Journal

5 Secrets of Powerful Speakers

written by Michael Dauphinee on February 19th, 2015

If you are a leader or an individual that is a speaker, Sims Wyeth has noticed five principles that seem to guide to best speakers.

  1.  Answer the question, “Why?” – Instead of using an attention grabber, gain your audience’s attention by posing this question: Why is it urgently important that we discuss this topic? In this, you become more credible and your topic automatically becomes meaningful.
  2. Find the passion – Ever find yourself intrigued by something someone is talking about, even if you’re not interested in the topic, simply because of his or her intense passion? Passion is contagious.
  3. Talk conversationally – When giving a talk, we tend to get stuck on lists, which may lose a lot of our listeners. Try to engage others by telling a story that causes the listener to relate through their own life experiences. Make sure your slides are clear and connecting.
  4. Find a sense of truth – Draw on your own experience to convince them in following your requests.
  5. Speak to people, not to people’s brains – Don’t try to use fancy words and instead use words that allow your audience to relate to you.

To read the complete article, click here.

Quote by Mark Nepo

written by Michael Dauphinee on January 23rd, 2015

“Listening is being completely present to whatever is before us with all of who we are.” – Mark Nepo

5 Critical Ways to Build Rapport

written by Michael Dauphinee on January 15th, 2015

When working with a team, we all know that communication is key! Ariana Ayu has come up with 5 basic communication lessons to impact those relationships.

  1. Although you communicate through words, your nonverbal communication (body language and tone of voice) is even more important! They truly convey how you’re feeling about what is being said.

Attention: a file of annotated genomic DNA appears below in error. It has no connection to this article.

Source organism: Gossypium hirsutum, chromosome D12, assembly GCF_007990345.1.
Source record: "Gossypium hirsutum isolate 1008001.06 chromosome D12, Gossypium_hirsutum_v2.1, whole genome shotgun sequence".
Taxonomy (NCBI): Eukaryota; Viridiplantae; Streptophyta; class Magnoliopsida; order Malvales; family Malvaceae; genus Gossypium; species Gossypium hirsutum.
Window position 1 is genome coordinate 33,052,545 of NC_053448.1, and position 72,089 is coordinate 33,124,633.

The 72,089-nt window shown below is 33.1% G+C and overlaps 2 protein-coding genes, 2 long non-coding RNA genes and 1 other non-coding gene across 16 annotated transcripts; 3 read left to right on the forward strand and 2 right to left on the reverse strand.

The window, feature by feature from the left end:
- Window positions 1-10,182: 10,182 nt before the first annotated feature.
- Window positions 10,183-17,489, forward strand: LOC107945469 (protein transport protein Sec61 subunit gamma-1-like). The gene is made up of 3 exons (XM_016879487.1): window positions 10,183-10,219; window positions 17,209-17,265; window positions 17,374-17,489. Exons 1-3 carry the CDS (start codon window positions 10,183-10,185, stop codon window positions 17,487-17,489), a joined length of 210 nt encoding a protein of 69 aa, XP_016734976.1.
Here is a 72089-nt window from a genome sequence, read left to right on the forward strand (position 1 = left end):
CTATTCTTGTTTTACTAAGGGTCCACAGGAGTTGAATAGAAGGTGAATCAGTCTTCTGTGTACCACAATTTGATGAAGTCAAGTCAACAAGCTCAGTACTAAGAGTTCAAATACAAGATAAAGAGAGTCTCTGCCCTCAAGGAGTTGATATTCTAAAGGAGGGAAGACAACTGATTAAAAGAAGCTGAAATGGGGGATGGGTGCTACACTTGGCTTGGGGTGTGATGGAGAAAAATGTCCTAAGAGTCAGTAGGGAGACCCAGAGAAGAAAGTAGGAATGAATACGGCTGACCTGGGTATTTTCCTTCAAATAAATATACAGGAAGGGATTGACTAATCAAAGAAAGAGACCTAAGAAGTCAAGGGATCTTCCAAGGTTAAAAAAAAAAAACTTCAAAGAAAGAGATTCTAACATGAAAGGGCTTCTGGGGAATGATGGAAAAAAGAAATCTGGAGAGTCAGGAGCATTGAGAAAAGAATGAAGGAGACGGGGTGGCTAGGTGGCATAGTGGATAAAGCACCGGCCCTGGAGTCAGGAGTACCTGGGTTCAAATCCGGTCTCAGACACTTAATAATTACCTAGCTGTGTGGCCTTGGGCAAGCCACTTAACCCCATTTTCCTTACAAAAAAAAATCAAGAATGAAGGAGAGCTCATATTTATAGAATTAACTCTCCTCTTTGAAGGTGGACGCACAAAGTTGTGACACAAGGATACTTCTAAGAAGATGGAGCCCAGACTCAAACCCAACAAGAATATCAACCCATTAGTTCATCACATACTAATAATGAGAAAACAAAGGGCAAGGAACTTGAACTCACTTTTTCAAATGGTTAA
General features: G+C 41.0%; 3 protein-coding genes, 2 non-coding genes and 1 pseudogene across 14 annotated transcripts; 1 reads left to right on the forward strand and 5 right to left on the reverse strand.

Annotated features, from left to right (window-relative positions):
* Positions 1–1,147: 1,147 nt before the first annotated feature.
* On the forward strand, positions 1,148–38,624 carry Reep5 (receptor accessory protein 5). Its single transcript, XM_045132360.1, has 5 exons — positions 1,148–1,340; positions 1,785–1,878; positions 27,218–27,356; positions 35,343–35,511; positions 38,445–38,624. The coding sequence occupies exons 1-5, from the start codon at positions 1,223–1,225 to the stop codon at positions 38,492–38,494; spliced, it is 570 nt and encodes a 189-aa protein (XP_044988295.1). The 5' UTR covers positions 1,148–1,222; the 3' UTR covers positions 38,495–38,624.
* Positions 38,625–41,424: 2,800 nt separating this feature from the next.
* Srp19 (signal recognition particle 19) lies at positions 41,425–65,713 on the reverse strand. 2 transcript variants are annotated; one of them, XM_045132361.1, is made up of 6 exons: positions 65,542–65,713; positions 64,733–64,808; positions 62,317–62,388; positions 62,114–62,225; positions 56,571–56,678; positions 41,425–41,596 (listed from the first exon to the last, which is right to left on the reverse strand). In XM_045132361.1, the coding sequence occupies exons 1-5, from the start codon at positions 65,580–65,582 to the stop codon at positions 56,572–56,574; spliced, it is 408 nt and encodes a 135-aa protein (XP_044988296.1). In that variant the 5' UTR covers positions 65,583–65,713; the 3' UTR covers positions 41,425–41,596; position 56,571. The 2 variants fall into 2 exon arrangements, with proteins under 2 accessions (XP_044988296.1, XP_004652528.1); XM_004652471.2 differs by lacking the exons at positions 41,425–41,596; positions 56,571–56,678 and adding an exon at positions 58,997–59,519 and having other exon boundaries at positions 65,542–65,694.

2. Don’t interrupt others when they are trying to explain something and provide them with your undivided attention. This will make others feel secure and appreciated.
  3. Actively listen by “consciously focusing on understanding what the other person is saying verbally, nonverbally, and between the lines”. So important!
  4. Don’t always try to be right.
  5. Don’t blame others and take responsibility for your behavior/mistakes or someone else’s bad behavior

To read details on the 5 basic communication lessons, click here.

6 Tips for Working with a New Team

written by Michael Dauphinee on December 18th, 2014

In a team, you have a group of individuals working together towards one common goal. It may not always be an easy task to work in a team but there are some ways you can overcome those common challenges. When first getting together with your team, whether or not there is a time limit, take some time to get to know each other by talking about your likes and dislikes. Throughout the process, keep an open mind and be flexible; your way is not the only way. But most importantly, remember to have fun!

To read the complete 6 tips for working with a new team, click here.

Quote by Rumi

written by Michael Dauphinee on December 5th, 2014

“Raise your words, not your voice. It is rain that grows flowers, not thunder.” – Rumi

Quote by Ralph Waldo Emerson

written by Michael Dauphinee on December 3rd, 2014

“There is a difference between truly listening and waiting for your turn to talk.” – Ralph Waldo Emerson

Know Your Emailing Etiquette

written by Michael Dauphinee on November 20th, 2014

In today’s world where email has become a primary mode of communication in the workplace, it is important to know appropriate emailing behavior. Kevin Daum has provided 11 different ways to beat bad email habits. Some include: responding within the appropriate amount of time, making emails brief and even changing the subject line along the way. Most importantly, take the time to address all concerns and read all the information. It will save you and others precious time. And remember, if your email has become a bit lengthy, set up a meeting or appointment to chat on the phone.

Communication in the workplace is key…so make sure you’re doing it right by clicking here.